We live in a boxing era when defensive skill has become an extremely underrated attribute. To a large degree, it's a product of the larger culture. This is a thrill-a-minute media world we are living in and the subtleties of impeccable defense just don't stir the contemporary imagination the same way a stand-and-bang war does.
To a degree this is understandable. Slugfests where both men dig deep and let their hands go have always been more exciting and dramatic than any other contest in sports.
But boxing fans in previous generations seemed to have more capacity for appreciating the defensive wizards, too. Fighters like Willie Pep in the 1940s and 50s and Pernell Whitaker in the 1980s became pound-for-pound stars based on their defensive acumen.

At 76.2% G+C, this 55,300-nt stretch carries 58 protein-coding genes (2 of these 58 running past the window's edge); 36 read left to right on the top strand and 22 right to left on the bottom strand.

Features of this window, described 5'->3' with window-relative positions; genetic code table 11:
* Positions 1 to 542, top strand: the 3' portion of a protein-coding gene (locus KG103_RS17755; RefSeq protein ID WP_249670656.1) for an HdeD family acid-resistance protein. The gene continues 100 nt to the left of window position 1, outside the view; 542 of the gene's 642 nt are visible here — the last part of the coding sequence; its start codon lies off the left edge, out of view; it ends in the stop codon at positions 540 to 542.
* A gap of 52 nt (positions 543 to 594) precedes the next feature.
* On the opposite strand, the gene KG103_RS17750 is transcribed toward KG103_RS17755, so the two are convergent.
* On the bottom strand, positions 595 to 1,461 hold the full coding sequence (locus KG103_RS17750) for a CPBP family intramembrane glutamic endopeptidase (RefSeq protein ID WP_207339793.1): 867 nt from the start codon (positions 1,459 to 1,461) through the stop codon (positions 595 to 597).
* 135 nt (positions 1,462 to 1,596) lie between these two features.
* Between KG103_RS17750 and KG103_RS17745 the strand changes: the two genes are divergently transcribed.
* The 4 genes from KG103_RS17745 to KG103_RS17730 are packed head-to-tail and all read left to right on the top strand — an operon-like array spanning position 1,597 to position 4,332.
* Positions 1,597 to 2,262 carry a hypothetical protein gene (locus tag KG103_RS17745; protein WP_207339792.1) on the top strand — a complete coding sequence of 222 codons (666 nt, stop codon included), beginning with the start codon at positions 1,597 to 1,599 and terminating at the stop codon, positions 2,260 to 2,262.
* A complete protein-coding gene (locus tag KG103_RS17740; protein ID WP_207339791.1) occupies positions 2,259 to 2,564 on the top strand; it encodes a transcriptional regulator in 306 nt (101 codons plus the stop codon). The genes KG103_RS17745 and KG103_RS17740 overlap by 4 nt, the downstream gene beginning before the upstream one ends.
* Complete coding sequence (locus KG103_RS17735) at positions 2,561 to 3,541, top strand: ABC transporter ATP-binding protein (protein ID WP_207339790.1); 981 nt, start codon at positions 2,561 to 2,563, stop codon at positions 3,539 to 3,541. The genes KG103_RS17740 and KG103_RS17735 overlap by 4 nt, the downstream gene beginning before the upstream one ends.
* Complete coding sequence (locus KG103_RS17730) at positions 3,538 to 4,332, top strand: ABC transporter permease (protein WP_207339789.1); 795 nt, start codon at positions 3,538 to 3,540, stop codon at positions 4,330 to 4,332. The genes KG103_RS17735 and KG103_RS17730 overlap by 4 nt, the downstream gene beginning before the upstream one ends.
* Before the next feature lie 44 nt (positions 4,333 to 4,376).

Protect yourself at all times is the most important rule of the boxing ring. So fighters who manage to minimize the punishment they take should be praised and celebrated, not criticized for being "boring."
Boxing is a sport built around two men punching each other. That's inherently exciting. It's the sweet science, yes, but the "sweet science of bruising."
It doesn't become boring just because one or both men are skilled at avoiding punches. That should merely crank up the tension.
The big-time KO artists will always be the sport's biggest stars, and that is understandable. The knockout is sudden excitement and primal in its appeal.
But to really appreciate the sport and enjoy it to the fullest extent possible, a fan absolutely has to learn enough to appreciate great defensive boxing.